EUREKA, MO (KTVI) - More than 100 law enforcement officers were dispatched to Eureka for a special assignment.
“A couple young ladies came through,” Rick Ashabranner, a retired officer, said. “They said, ‘What it G-d’s name is going on in Eureka? I’ve never seen so many police cars.’”
The officers arrived on foot. Some arrived on four feet.
"Police dogs are capable of doing a lot of things that we can't do,” Ashabranner said. Ashabraner is the president of the North American Police Work Dog Association. NAPWDA recently held a week-long K-9 training event in Eureka.
More than 100 working police dogs from the bi-state area attended to be tested in a variety of fields, including building searches, narcotics detection, and tracking and trailing.
Bart is a 5 ½ year old German Shepherd. His master handler, Sgt. James Simonpietri of the Woodson Terrace Police Department, tested Bart’s ability to locate drugs hidden in a vehicle.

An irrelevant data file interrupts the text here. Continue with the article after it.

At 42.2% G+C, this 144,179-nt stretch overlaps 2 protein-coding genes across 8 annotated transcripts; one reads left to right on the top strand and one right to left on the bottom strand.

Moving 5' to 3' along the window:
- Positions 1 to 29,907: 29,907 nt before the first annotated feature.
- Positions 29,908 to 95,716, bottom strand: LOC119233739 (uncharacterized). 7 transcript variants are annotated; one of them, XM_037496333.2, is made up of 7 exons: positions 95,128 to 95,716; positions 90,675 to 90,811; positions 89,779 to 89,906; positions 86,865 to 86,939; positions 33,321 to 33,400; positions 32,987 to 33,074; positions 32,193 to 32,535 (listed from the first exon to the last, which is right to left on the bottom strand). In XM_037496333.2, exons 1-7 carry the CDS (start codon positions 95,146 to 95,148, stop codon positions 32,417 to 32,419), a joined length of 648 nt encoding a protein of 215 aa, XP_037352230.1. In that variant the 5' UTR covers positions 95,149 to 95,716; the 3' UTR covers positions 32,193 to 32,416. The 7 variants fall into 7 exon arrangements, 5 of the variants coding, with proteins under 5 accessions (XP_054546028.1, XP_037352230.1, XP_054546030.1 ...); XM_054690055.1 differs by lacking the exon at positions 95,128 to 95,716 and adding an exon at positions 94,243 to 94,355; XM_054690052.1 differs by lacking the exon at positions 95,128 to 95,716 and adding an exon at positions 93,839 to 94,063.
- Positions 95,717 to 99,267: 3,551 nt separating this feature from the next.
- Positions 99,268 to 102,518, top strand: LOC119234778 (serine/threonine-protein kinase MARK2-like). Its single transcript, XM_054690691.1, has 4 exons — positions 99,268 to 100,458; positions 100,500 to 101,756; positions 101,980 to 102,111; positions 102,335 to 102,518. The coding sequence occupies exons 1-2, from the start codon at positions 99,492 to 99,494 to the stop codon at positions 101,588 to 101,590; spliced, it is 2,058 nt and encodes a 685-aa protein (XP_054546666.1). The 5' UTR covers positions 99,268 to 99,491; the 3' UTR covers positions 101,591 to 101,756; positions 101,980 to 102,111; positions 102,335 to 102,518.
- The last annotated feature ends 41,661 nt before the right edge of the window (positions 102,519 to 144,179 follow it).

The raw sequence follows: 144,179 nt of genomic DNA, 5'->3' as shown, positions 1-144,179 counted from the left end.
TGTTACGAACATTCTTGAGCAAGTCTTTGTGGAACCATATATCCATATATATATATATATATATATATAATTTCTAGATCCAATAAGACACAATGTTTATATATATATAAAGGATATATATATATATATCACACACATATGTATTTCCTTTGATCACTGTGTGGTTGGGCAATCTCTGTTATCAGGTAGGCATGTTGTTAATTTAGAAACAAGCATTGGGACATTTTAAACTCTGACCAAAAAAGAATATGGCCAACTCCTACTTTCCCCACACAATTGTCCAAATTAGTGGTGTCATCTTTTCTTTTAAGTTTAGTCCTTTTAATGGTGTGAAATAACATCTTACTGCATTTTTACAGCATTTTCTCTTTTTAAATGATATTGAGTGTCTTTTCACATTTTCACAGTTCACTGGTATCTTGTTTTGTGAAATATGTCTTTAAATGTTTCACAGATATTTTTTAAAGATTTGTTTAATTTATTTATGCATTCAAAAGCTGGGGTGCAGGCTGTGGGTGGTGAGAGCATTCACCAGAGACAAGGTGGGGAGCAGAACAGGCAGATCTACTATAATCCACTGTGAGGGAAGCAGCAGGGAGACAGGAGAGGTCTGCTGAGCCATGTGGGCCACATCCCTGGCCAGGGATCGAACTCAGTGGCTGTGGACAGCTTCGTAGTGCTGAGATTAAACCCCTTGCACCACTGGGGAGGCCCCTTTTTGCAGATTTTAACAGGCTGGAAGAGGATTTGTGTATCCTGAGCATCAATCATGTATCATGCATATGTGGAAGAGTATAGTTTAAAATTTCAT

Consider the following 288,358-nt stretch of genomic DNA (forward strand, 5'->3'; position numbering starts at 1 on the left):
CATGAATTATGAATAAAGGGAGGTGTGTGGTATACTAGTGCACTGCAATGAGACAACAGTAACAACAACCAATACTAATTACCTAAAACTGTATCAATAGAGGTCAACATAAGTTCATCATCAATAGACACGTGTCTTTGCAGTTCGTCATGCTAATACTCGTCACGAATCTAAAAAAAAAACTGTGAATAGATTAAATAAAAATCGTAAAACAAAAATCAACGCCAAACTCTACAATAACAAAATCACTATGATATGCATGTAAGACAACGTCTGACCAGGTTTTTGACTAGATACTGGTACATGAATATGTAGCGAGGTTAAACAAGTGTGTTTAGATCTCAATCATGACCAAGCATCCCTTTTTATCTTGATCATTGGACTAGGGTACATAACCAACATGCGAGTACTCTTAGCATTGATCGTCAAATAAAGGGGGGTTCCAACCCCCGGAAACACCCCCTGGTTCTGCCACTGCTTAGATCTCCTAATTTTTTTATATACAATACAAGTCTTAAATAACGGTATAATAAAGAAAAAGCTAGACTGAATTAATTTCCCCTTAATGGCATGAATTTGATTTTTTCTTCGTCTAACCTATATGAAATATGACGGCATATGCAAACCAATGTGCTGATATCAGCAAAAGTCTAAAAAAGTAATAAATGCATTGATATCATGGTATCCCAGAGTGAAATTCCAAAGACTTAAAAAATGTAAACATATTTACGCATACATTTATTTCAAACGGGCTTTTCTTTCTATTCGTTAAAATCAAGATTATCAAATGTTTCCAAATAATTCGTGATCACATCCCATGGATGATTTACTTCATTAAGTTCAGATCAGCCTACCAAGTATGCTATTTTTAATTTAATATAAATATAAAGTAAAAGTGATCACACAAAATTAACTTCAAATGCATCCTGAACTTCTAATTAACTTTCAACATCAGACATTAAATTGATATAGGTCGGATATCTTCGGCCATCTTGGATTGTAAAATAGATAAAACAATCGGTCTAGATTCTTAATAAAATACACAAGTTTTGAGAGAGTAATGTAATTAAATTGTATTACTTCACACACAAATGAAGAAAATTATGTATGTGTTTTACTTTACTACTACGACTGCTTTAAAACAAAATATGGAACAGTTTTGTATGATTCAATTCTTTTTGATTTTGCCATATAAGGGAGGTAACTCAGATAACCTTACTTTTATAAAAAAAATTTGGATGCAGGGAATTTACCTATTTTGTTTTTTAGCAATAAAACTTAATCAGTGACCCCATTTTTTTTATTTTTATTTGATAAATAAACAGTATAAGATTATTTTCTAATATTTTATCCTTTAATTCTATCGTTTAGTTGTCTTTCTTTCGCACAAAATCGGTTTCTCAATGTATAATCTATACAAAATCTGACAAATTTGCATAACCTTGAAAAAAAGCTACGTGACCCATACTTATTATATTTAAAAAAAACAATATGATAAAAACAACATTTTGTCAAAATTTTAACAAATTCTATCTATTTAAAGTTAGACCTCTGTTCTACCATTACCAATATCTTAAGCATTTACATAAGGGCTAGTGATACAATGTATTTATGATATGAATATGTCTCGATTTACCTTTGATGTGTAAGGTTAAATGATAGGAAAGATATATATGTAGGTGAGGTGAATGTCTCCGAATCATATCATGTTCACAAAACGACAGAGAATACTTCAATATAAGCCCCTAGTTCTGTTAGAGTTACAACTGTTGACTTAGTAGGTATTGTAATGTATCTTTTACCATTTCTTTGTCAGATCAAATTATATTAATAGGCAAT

Bart circled the vehicle and sat near the hood, alerting his owner of the presence of drugs.
A dog’s ability to detect drugs serves a key purpose for law enforcement.
“The major ones that we see on the street – which is marijuana, heroin, cocaine and methamphetamine,” Eureka Police Officer Michael Werges said.
Werges said the overall benefit of the K-9’s is simple.
“If bad guys do bad things, then police dogs come and they try to help us catch them.”
K-9’s of various breeds and sizes can be found at Lambert St. Louis International Airport, Busch Stadium, and Metro transit.
And just as Bart was ready to accept his “play ball” as a reward, he was ready to be the aggressor at a moment’s notice.
A decoy exercise demonstrated his sense of strength and speed. Bart weighs about 90 pounds, and is capable of bringing down a 200-pound man without any problems.
When confronted by a police canine, most suspects will surrender, Werges said.